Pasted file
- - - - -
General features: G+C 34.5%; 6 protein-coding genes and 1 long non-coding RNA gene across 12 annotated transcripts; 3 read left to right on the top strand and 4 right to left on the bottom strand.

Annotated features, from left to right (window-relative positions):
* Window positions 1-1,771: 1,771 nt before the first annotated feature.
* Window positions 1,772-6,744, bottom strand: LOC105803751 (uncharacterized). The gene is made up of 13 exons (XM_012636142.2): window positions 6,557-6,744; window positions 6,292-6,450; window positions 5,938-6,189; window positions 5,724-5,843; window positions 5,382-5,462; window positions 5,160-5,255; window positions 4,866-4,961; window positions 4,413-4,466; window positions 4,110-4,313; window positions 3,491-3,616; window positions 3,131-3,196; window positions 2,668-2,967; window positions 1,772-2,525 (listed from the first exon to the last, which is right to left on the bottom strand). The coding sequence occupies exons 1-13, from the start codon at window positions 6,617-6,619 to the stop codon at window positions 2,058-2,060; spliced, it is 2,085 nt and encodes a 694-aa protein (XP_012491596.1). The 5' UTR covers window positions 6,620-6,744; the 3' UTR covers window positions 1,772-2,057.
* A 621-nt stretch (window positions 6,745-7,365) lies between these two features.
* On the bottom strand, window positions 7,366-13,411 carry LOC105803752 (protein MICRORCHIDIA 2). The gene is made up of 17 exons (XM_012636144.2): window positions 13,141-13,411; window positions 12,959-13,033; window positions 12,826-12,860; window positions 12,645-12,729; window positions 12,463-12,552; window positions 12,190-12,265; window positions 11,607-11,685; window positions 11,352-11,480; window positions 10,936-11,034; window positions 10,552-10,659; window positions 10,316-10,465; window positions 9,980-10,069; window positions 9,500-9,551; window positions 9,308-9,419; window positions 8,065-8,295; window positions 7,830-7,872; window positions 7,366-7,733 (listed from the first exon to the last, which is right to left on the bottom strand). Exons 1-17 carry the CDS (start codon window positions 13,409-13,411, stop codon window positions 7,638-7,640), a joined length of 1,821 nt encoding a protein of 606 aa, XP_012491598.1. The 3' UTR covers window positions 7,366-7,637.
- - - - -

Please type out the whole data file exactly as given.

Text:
General features: G+C 34.5%; 6 protein-coding genes and 1 long non-coding RNA gene across 12 annotated transcripts; 3 read left to right on the top strand and 4 right to left on the bottom strand.

Annotated features, from left to right (window-relative positions):
* Window positions 1-1,771: 1,771 nt before the first annotated feature.
* Window positions 1,772-6,744, bottom strand: LOC105803751 (uncharacterized). The gene is made up of 13 exons (XM_012636142.2): window positions 6,557-6,744; window positions 6,292-6,450; window positions 5,938-6,189; window positions 5,724-5,843; window positions 5,382-5,462; window positions 5,160-5,255; window positions 4,866-4,961; window positions 4,413-4,466; window positions 4,110-4,313; window positions 3,491-3,616; window positions 3,131-3,196; window positions 2,668-2,967; window positions 1,772-2,525 (listed from the first exon to the last, which is right to left on the bottom strand). The coding sequence occupies exons 1-13, from the start codon at window positions 6,617-6,619 to the stop codon at window positions 2,058-2,060; spliced, it is 2,085 nt and encodes a 694-aa protein (XP_012491596.1). The 5' UTR covers window positions 6,620-6,744; the 3' UTR covers window positions 1,772-2,057.
* A 621-nt stretch (window positions 6,745-7,365) lies between these two features.
* On the bottom strand, window positions 7,366-13,411 carry LOC105803752 (protein MICRORCHIDIA 2). The gene is made up of 17 exons (XM_012636144.2): window positions 13,141-13,411; window positions 12,959-13,033; window positions 12,826-12,860; window positions 12,645-12,729; window positions 12,463-12,552; window positions 12,190-12,265; window positions 11,607-11,685; window positions 11,352-11,480; window positions 10,936-11,034; window positions 10,552-10,659; window positions 10,316-10,465; window positions 9,980-10,069; window positions 9,500-9,551; window positions 9,308-9,419; window positions 8,065-8,295; window positions 7,830-7,872; window positions 7,366-7,733 (listed from the first exon to the last, which is right to left on the bottom strand). Exons 1-17 carry the CDS (start codon window positions 13,409-13,411, stop codon window positions 7,638-7,640), a joined length of 1,821 nt encoding a protein of 606 aa, XP_012491598.1. The 3' UTR covers window positions 7,366-7,637.